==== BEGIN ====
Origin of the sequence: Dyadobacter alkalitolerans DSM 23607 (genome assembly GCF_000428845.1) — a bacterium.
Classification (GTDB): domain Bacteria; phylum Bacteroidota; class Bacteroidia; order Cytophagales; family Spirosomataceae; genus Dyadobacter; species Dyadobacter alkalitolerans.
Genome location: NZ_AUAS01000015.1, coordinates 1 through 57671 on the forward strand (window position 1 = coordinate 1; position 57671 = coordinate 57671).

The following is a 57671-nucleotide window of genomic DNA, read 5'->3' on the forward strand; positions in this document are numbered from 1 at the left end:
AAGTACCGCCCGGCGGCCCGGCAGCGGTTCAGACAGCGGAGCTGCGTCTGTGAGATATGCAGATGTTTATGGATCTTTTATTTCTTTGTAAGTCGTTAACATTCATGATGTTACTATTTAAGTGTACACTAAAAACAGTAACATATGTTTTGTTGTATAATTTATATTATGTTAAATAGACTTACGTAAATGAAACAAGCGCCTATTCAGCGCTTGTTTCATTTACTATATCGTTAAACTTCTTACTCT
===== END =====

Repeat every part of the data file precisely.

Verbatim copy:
Origin of the sequence: Dyadobacter alkalitolerans DSM 23607 (genome assembly GCF_000428845.1) — a bacterium.
Classification (GTDB): domain Bacteria; phylum Bacteroidota; class Bacteroidia; order Cytophagales; family Spirosomataceae; genus Dyadobacter; species Dyadobacter alkalitolerans.
Genome location: NZ_AUAS01000015.1, coordinates 1 through 57671 on the forward strand (window position 1 = coordinate 1; position 57671 = coordinate 57671).

The following is a 57671-nucleotide window of genomic DNA, read 5'->3' on the forward strand; positions in this document are numbered from 1 at the left end:
AAGTACCGCCCGGCGGCCCGGCAGCGGTTCAGACAGCGGAGCTGCGTCTGTGAGATATGCAGATGTTTATGGATCTTTTATTTCTTTGTAAGTCGTTAACATTCATGATGTTACTATTTAAGTGTACACTAAAAACAGTAACATATGTTTTGTTGTATAATTTATATTATGTTAAATAGACTTACGTAAATGAAACAAGCGCCTATTCAGCGCTTGTTTCATTTACTATATCGTTAAACTTCTTACTCT